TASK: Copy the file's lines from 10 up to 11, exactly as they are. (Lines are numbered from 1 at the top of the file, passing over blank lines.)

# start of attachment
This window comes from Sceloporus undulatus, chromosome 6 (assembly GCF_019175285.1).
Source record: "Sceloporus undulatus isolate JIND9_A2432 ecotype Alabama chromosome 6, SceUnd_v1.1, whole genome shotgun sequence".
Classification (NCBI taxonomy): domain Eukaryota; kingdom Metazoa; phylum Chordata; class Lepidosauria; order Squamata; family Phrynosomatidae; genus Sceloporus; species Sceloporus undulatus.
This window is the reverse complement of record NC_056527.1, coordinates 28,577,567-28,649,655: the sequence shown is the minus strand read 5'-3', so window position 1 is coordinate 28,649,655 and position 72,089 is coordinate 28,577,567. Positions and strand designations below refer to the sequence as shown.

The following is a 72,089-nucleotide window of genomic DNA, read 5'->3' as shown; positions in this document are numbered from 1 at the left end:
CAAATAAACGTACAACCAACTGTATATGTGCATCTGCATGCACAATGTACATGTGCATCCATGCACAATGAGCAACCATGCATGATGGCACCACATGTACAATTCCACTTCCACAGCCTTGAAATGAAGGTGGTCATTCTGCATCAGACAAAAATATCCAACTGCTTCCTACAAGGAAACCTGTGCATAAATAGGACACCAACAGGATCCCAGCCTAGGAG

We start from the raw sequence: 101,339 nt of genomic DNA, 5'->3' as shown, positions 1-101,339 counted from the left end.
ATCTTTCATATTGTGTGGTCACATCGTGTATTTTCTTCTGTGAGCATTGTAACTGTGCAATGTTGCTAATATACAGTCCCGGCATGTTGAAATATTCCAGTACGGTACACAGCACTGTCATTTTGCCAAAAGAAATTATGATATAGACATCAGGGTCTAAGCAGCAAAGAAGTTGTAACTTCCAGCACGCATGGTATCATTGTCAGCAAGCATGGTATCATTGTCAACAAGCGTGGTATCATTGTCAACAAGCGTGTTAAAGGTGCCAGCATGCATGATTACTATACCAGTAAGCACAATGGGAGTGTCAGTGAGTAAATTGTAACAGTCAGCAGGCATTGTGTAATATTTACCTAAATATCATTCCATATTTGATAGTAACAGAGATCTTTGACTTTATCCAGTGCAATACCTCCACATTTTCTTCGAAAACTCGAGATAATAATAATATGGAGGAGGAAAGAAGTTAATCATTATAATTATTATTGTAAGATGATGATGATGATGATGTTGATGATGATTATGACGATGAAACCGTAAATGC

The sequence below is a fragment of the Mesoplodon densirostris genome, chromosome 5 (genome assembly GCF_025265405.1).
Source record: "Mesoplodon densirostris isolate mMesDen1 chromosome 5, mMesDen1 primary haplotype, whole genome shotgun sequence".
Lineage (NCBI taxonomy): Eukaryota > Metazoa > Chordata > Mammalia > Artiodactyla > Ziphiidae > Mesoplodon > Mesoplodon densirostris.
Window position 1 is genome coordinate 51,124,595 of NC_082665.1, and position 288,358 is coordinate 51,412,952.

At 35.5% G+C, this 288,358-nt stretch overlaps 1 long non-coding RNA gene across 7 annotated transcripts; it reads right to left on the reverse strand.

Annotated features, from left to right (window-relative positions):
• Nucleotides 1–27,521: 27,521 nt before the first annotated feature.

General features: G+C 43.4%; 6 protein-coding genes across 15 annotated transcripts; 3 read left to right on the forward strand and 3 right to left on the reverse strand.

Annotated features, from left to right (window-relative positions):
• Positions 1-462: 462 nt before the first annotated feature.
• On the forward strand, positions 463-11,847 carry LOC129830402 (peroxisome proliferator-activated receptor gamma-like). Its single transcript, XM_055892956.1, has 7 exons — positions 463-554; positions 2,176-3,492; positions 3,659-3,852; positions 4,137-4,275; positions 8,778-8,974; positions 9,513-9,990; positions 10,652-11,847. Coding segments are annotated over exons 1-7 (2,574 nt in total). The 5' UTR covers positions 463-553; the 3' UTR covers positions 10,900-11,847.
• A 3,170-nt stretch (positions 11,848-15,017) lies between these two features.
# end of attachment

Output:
Source record: "Mesoplodon densirostris isolate mMesDen1 chromosome 5, mMesDen1 primary haplotype, whole genome shotgun sequence".
Lineage (NCBI taxonomy): Eukaryota > Metazoa > Chordata > Mammalia > Artiodactyla > Ziphiidae > Mesoplodon > Mesoplodon densirostris.